And he took the mantle of Elijah that fell from him, and struck the waters, and said, Where is the LORD God of Elijah? and when he also had struck the waters, they parted to the one side and to the other: and Elisha went over.
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The prophets proclaimed the mystery of the Lord’s ascension not only by their words but also by their actions. Both Enoch, the seventh [in the line of descent] from Adam, who was transported from the world, and Elijah, who was taken up into heaven, gave evidence that the Lord would ascend above all the heavens.…
Elijah presented an image of this festivity of the Lord by a miracle with richer significance. When the time in which he was to be taken away from the world was near, he came to the river Jordan with his disciple Elisha. With his rolled-up cloak he struck the waters, they were divided, and both of them crossed over on dry land. And he said to Elisha, “Ask what you want me to do before I am taken away from you,” and Elisha said, “I entreat you that your spirit may become double in me.” As they went on conversing together, behold, Elijah was suddenly snatched away, and, as the Scripture says, “He ascended as if into heaven.” By this action of his soaring aloft it is meant that [E...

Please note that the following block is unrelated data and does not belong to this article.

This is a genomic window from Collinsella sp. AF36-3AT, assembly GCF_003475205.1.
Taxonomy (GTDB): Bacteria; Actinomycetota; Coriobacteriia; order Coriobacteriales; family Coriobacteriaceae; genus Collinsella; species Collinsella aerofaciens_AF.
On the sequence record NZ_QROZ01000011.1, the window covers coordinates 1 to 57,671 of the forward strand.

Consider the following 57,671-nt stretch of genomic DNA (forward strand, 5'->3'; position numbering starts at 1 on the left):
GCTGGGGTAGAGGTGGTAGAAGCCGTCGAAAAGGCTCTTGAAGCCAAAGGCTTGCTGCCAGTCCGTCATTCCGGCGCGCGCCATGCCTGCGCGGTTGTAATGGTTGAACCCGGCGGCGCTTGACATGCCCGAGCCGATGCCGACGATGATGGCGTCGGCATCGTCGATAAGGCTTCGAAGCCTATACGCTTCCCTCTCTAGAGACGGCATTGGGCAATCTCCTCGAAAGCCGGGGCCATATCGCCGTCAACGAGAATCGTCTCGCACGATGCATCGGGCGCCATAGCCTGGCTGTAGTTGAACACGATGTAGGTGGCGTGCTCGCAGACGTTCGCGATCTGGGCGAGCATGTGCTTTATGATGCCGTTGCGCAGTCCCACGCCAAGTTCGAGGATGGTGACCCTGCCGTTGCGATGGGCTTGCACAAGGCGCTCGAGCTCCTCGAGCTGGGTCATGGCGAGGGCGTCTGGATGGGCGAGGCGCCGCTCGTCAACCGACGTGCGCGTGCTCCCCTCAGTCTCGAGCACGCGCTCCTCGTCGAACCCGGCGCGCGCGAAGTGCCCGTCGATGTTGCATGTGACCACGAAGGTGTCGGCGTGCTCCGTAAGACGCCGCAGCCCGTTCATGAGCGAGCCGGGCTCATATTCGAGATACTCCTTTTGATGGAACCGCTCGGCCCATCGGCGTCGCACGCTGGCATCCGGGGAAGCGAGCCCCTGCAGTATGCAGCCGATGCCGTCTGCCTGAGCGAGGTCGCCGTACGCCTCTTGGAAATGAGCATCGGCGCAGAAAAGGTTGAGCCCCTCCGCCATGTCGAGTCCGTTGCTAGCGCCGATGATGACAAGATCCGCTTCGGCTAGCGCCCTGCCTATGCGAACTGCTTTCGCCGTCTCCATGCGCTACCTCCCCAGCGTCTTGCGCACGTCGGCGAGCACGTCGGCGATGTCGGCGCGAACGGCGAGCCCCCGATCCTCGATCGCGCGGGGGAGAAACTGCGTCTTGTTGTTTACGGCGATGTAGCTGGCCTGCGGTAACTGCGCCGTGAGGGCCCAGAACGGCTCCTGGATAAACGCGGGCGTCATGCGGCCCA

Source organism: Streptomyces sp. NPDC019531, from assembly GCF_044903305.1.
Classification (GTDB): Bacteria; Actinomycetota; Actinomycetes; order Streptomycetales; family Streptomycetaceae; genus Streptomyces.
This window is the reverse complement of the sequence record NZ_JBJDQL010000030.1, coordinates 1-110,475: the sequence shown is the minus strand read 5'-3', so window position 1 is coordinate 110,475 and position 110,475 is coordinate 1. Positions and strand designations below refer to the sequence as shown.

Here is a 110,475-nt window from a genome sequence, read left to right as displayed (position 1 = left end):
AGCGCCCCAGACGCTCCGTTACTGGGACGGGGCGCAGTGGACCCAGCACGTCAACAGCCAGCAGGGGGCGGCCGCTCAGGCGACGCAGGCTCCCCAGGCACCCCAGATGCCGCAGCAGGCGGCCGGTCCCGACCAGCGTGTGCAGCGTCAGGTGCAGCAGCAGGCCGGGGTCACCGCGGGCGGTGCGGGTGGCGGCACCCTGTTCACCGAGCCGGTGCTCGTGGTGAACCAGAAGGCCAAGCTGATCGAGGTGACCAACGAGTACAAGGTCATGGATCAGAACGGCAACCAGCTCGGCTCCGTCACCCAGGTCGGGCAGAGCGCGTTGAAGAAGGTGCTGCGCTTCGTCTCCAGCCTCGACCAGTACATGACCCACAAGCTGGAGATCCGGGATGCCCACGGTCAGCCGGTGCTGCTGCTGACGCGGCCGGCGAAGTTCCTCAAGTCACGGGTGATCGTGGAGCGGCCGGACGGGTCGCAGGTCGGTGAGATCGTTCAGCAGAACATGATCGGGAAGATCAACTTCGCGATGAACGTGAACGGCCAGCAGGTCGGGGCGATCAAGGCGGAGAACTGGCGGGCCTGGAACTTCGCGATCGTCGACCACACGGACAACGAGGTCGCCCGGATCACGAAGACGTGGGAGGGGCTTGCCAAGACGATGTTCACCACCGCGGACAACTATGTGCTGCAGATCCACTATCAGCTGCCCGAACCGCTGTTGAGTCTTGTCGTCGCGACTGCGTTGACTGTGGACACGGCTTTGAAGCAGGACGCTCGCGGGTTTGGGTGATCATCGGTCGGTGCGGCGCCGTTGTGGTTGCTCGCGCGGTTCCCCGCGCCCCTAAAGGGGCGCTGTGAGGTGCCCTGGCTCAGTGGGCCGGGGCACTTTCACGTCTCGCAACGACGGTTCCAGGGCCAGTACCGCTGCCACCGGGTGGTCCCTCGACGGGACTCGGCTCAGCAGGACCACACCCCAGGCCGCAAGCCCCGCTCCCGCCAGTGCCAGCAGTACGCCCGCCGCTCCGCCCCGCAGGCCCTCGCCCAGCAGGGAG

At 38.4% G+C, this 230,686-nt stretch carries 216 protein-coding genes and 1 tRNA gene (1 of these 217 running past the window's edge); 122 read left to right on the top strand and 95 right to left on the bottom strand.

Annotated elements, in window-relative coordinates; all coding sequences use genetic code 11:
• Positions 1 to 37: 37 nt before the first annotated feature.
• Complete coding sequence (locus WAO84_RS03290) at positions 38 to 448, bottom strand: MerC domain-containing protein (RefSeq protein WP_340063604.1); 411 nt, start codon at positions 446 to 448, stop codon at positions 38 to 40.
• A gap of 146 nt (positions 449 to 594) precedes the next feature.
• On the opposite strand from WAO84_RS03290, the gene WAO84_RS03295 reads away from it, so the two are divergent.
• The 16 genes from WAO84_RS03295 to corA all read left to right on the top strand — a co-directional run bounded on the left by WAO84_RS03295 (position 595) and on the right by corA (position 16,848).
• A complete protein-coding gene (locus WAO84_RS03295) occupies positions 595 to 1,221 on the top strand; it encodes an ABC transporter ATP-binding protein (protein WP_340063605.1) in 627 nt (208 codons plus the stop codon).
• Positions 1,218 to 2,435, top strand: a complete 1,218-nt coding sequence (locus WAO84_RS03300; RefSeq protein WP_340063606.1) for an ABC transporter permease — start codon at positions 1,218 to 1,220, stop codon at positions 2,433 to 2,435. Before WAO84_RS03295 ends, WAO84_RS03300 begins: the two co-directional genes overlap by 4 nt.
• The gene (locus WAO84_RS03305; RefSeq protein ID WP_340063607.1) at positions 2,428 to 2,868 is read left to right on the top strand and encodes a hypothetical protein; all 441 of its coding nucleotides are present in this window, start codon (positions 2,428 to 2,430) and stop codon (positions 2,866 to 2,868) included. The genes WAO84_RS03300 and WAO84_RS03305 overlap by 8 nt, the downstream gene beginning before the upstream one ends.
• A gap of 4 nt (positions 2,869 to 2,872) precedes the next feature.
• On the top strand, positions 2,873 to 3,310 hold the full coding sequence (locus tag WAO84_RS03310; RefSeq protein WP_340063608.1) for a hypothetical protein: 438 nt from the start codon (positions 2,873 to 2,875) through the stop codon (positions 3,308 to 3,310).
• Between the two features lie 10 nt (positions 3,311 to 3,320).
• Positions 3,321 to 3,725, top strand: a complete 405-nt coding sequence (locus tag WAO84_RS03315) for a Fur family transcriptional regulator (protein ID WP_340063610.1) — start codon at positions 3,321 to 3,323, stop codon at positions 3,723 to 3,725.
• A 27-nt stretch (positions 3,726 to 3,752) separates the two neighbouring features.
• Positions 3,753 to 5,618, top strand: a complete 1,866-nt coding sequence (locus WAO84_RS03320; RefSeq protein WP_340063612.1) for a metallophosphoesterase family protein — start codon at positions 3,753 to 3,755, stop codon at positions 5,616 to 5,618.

Not divided. God thus prevented him from giving way to vanity, (Abulensis, q. 28.) or thinking that he could do any thing of himself. (Haydock)
Elias. Hebrew, "where is he? "(Calmet)
The original and Septuagint (Alexandrian and Vatican) do not specify that he struck the waters twice, or that they did not divide at first. (Haydock)
This is taken from other copies of the Septuagint. (Amama)
The exclamation contains a most fervent prayer. Hebrew, "he smote the waters, and said: Where is the Lord God of Elias? and when he had stricken the", which removes the idea of presumption, which (Haydock) some discover in the words of Eliseus. (Tirinus) (Sanctius)
Now. Hebrew aph hu. Septuagint aphpho, retaining the words which Theodotion renders "the hidden "god. (Haydock)
"Even he himself. "(Aquila) (Calmet)
When I stand so much in need of his assistance, (Menochius) having to perform his important functions, which cannot be done without his spirit, nor without the confirmation of miracles, ...
A burdened stomach drags down the heart toward vices and depresses the mind to keep it unable to experience heavenly piety. Scripture tells us, “The corruptible body is a load on the soul, and the earthly habitation presses down the mind that muses on many things.” Hence, the Lord said, too, “Take heed lest your hearts be overburdened with self-indulgence and drunkenness.” Therefore, the stomach should be relieved by the tempering influence of a fast, so that the mind can be unburdened and attend to higher things, rise to virtues and like a winged bird fly in its entirety to the very Author of piety. The case of Elijah proves this. Relieved of bodily weight by continuing that fast that the Lord arranged, he flew to heaven as victor over death. - "Sermon 2"